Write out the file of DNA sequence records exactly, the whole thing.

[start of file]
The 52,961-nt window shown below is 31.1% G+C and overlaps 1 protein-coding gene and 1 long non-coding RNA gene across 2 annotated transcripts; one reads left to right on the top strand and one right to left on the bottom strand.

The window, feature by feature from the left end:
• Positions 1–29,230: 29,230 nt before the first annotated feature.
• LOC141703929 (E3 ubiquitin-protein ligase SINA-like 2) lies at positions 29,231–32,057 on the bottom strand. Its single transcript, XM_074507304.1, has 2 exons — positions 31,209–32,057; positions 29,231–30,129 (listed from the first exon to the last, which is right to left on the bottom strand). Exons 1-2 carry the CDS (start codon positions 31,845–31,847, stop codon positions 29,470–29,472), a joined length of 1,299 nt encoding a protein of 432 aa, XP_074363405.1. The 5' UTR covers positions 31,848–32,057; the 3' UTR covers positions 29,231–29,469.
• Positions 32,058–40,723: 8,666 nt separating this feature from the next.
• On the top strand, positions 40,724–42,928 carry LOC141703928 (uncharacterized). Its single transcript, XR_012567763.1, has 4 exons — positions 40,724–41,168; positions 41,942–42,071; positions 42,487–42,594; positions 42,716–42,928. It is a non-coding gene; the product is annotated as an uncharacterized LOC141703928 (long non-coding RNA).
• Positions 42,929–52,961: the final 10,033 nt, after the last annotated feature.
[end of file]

The 52,961-nt window shown below is 31.1% G+C and overlaps 1 protein-coding gene and 1 long non-coding RNA gene across 2 annotated transcripts; one reads left to right on the top strand and one right to left on the bottom strand.

The window, feature by feature from the left end:
• Positions 1–29,230: 29,230 nt before the first annotated feature.
• LOC141703929 (E3 ubiquitin-protein ligase SINA-like 2) lies at positions 29,231–32,057 on the bottom strand. Its single transcript, XM_074507304.1, has 2 exons — positions 31,209–32,057; positions 29,231–30,129 (listed from the first exon to the last, which is right to left on the bottom strand). Exons 1-2 carry the CDS (start codon positions 31,845–31,847, stop codon positions 29,470–29,472), a joined length of 1,299 nt encoding a protein of 432 aa, XP_074363405.1. The 5' UTR covers positions 31,848–32,057; the 3' UTR covers positions 29,231–29,469.
• Positions 32,058–40,723: 8,666 nt separating this feature from the next.
• On the top strand, positions 40,724–42,928 carry LOC141703928 (uncharacterized). Its single transcript, XR_012567763.1, has 4 exons — positions 40,724–41,168; positions 41,942–42,071; positions 42,487–42,594; positions 42,716–42,928. It is a non-coding gene; the product is annotated as an uncharacterized LOC141703928 (long non-coding RNA).
• Positions 42,929–52,961: the final 10,033 nt, after the last annotated feature.